September 12, 2004

P.S. 238: With Liberty and Recess for All; Selina's Big Score; Sleeper: Out in the Cold

P.S. 238: With Liberty and Recess for All (Dork Storm Press): This trade collects P.S. 238 0-5, a comic about little "metaprodigies" attending the first public school for the same. It's hilarious in a way that the traditional DC and Marvel hero de-aging storylines have never been for me, primarily, I think, because there's so little cutesiness. The parodies of established comics characters are more than giggle-worthy (I was unable to restrain my laughter in a crowded subway car, especially when the two little supervillain children begin battling it out for ULTIMATE DOMINATION OF THEIR CLASSROOM), but they're also cleverly intercut with character development and (surprisingly) intriguing storylines about the adults in charge of the institution. The kids have a Peanuts-like resignation to the difficulty and unfairness of childhood while remaining recognizably child-like. There's genuine feeling here, too, at unexpected moments--especially when it comes to Tyler, the child of two cosmically-powered beings who just can't resign themselves to the fact that their kid is, well, normal. If you like superhero humor at all, I strongly recommend you pick this up.

Selina's Big Score: This is an engaging heist story, the explanation of how Catwoman got both the money and the motivation to start getting out of the life of crime. I admit I have a big soft spot for Selina as coolly amoral jetsetting jewel thief, so I wasn't expecting to like this as much as I did. Score didn't suddenly turn her into the Batworld equivalent of the hooker with the heart of gold; instead, it demonstrated, in a thoroughly unsentimental way, how Selina's own difficult life made it possible for her to empathize with the suffering of others, recognize real kindness when she saw it, and in the end have the strength to act on those feelings. It didn't make her soft, and it didn't have a man drive her change, so, in the end, it felt organic and satisfying. I lack the technical vocabulary to explain why the idiosyncratic art, which on first glance I found completely unattractive, turned out to be tremendously cool and expressive, but trust me, it did. Worth reading.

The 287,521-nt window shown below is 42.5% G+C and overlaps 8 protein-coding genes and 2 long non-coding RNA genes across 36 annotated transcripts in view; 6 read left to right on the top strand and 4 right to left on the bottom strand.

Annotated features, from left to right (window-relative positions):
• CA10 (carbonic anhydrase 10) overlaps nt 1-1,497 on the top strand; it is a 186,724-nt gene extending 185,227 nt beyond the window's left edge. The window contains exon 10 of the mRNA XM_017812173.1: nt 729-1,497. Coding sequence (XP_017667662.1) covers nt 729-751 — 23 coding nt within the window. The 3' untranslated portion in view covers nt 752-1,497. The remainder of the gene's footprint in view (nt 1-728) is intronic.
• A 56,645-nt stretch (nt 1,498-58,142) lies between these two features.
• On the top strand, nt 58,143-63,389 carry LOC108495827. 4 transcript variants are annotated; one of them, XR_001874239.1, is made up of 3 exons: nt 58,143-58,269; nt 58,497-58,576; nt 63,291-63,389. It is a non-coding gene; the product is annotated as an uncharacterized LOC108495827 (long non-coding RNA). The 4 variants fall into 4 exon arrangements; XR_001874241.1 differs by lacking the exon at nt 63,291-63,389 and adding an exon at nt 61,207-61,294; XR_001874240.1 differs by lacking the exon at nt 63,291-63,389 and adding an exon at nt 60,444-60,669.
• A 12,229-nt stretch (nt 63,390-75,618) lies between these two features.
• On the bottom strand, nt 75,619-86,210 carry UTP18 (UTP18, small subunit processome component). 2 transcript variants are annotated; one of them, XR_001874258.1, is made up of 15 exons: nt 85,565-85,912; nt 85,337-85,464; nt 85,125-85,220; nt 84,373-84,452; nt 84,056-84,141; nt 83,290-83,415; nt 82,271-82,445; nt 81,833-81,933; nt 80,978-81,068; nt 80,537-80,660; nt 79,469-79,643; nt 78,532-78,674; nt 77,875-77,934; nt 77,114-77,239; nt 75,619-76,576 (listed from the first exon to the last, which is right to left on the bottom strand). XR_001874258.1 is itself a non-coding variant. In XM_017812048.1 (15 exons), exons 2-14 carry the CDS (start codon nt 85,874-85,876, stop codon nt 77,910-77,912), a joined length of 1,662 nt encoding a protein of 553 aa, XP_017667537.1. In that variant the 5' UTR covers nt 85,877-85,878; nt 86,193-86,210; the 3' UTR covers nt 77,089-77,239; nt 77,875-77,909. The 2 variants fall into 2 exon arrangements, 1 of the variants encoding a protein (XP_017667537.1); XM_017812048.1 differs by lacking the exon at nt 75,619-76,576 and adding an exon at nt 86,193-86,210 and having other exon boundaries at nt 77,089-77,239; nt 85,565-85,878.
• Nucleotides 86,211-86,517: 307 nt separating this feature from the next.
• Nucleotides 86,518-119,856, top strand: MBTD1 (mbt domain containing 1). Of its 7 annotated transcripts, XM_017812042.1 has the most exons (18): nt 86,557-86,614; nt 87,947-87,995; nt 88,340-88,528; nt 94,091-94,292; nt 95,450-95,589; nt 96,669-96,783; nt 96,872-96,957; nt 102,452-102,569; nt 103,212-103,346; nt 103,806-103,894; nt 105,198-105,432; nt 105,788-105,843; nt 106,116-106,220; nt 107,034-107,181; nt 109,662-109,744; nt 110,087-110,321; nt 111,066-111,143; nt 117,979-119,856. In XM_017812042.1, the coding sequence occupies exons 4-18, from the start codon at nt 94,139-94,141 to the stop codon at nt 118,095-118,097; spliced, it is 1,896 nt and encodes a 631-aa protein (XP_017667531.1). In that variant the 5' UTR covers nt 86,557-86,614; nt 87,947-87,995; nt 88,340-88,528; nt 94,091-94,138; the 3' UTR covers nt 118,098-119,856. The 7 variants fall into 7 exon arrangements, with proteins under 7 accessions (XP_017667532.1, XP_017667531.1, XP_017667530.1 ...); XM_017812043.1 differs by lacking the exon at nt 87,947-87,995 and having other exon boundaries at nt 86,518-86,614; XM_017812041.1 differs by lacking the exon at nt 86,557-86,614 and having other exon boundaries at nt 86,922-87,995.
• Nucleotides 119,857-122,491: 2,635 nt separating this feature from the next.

Sleeper: Out in the Cold (WildStorm) is the trade reprinting the critically acclaimed Sleeper 1-6, a tale of a double agent working in a supervillain organization. I had more mixed reactions than the comics press has had generally. The protagonist and the premise are intriguing, and the characters' powers, which seem primarily to work as metaphor for psychopathologies, are imaginative. However, some of the plotting is rather choppy (the way that the protagonist's Big Problem is introduced to the reader seems to set up his getting a horrible shock when he learns of it, but then we skip ahead in time and he's just...learned somehow, which squanders a good bit of dramatic potential) or downright unsuited to the gritty realism of the title (the Secret Monarchy? Conspiracies might fit, but not Foucault's Pendulum-style ones). Also, in this world, women are either strippers or Slutty Exhibitionist Babes who naturally have the hots for our hero. I admit that the spy thriller has not traditionally been the province of strong female characters, but it's 2004, Brubaker, and I know you can do better.

Ultimately, I'm not entirely sure what Sleeper has to say as a spy thriller that hasn't already been said, from Le Carre to La Femme Nikita. There's a lot of very familiar talk about the costs of working undercover, the painful sacrifices that must be made in the name of national security. What does throwing superpowers into the mix actually change? Maybe Brubaker knows, maybe he doesn't. If the latter, we're talking about just another thriller that really doesn't deserve the kudos the industry has heaped on it...but I'm willing to extend the benefit of the doubt. Recommended for now.

Posted by Sarah T. at 02:43 AM | Comments (0)